(eTN) – The Tanzanian government announced last week that they will, in conjunction with development partners and international organizations, establish a climate change research center near Africa’s highest mountain. A team of European climate change researchers flew a balloon across the face of the mountain to gather vital data on air pollution just last week.
It is understood that the European Union will be a major contributor to the building and equipping of the new center, which will – when complete – serve several functions. Besides the quintessential research, the new facility will also serve as an education center for the population living near the mountain. Depending on its long-term ability to provide melt-off water for domestic, agricultural, and industrial use, there are also plans to turn it into a center for tourists where visitors from abroad can lean about the findings and research carried out by the center, the already visible impact of climate change on the mountain’s ice caps, and mitigative measures developed by the center’s research team.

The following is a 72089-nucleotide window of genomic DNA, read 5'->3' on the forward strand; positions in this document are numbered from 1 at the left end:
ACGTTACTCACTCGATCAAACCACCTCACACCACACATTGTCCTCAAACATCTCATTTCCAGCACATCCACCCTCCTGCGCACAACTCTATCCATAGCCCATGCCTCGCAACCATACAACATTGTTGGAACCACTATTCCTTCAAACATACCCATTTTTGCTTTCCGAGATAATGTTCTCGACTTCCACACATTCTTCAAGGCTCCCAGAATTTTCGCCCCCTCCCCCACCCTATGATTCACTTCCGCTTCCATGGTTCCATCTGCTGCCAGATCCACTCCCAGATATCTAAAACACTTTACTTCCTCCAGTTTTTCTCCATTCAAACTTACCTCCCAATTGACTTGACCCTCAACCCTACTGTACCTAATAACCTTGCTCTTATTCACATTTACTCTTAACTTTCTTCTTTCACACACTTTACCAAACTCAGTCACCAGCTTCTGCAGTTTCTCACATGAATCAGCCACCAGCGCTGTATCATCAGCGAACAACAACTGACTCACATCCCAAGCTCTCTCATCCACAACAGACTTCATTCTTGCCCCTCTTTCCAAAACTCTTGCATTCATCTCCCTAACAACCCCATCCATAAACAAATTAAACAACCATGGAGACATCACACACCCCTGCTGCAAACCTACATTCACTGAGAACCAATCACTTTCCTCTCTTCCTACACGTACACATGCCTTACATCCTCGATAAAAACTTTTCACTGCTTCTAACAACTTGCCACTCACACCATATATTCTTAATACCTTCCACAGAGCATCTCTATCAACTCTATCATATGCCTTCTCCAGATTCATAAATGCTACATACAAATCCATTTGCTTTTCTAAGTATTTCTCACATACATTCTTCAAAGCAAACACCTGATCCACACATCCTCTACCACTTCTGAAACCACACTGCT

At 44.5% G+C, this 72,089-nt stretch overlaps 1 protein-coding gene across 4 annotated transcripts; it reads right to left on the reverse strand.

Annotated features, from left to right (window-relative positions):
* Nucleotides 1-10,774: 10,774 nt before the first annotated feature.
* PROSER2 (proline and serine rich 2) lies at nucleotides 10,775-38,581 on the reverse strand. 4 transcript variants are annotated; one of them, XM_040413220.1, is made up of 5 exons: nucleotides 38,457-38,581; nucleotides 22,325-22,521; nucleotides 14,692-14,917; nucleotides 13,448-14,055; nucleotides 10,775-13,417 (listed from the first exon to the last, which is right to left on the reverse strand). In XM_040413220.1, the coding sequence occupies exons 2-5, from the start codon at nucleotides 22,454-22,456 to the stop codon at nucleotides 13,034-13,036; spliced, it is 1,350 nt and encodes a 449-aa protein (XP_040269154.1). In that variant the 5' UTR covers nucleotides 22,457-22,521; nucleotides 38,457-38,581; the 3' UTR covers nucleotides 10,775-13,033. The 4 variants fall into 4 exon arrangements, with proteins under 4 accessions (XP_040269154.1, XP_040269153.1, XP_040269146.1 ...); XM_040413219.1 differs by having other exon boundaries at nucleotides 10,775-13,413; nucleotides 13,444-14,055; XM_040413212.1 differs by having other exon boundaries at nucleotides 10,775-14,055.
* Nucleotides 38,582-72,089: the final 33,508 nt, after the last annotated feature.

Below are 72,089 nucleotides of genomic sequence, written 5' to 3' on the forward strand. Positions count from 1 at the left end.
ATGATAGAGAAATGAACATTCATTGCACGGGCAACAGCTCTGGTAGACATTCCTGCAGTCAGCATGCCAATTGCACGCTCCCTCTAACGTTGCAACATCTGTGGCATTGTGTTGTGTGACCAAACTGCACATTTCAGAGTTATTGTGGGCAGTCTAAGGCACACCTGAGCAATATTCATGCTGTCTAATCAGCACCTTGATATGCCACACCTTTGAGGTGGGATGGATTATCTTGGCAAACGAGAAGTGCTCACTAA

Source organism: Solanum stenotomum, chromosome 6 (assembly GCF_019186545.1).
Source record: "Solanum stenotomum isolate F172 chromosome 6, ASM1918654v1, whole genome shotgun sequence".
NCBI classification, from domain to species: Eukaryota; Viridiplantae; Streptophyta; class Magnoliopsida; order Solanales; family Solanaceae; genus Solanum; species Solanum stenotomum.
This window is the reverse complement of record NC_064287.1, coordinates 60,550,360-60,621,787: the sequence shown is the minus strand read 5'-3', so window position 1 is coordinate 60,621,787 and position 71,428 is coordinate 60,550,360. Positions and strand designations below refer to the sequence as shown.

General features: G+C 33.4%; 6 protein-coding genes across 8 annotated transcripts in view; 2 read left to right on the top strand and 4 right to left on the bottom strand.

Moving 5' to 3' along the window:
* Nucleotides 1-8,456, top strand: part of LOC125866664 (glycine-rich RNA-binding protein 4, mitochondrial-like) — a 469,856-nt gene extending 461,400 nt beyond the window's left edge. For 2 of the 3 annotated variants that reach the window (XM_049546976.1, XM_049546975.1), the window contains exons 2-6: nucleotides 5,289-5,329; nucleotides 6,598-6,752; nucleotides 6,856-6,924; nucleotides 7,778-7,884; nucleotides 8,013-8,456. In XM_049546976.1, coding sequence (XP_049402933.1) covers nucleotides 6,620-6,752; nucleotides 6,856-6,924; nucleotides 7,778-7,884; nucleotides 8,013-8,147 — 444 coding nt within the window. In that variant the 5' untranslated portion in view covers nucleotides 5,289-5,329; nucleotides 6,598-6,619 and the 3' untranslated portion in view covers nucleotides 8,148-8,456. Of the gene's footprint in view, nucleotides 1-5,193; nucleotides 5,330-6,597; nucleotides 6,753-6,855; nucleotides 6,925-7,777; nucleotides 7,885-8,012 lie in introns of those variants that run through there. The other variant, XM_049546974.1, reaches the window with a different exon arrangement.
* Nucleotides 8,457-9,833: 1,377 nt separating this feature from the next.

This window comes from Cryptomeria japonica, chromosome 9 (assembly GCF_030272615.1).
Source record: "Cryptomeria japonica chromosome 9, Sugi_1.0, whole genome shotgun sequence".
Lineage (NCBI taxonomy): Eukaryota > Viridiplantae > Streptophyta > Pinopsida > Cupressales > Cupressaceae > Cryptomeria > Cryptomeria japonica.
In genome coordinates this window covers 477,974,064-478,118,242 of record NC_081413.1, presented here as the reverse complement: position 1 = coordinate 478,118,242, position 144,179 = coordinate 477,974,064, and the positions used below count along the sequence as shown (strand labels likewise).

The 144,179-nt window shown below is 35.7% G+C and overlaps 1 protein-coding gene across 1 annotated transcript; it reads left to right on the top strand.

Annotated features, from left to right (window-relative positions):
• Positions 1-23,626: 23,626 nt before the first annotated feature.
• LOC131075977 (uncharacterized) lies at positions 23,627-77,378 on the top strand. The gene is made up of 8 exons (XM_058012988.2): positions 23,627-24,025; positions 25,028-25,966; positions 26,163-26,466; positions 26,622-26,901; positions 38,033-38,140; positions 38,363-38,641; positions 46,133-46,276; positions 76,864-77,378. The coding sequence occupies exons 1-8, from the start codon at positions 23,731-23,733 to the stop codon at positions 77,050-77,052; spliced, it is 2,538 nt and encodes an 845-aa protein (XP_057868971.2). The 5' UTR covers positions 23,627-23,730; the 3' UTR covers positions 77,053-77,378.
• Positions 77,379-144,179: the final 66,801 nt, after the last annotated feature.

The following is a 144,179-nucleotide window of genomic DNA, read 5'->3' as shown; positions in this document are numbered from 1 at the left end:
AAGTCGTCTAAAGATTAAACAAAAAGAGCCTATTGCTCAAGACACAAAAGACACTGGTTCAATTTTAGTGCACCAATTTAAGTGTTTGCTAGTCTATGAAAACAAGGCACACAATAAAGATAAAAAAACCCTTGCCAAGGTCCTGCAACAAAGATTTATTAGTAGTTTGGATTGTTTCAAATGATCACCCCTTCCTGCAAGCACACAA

In recent decades, Kilimanjaro’s glaciers have progressively shrunk, ever faster in fact over the last decade, and unless measures of mitigation can be found and a global climate agreement be reached in the discussions now ongoing in Bonn, Germany, ahead of the Copenhagen follow-up summit in Mexico City later this year, there could be devastating consequences for the millions of people living on both sides of the mountain in Tanzania and Kenya. Their thriving agricultural farms and the tourism businesses in parks surrounding the mountain on both sides of the border could be in jeopardy.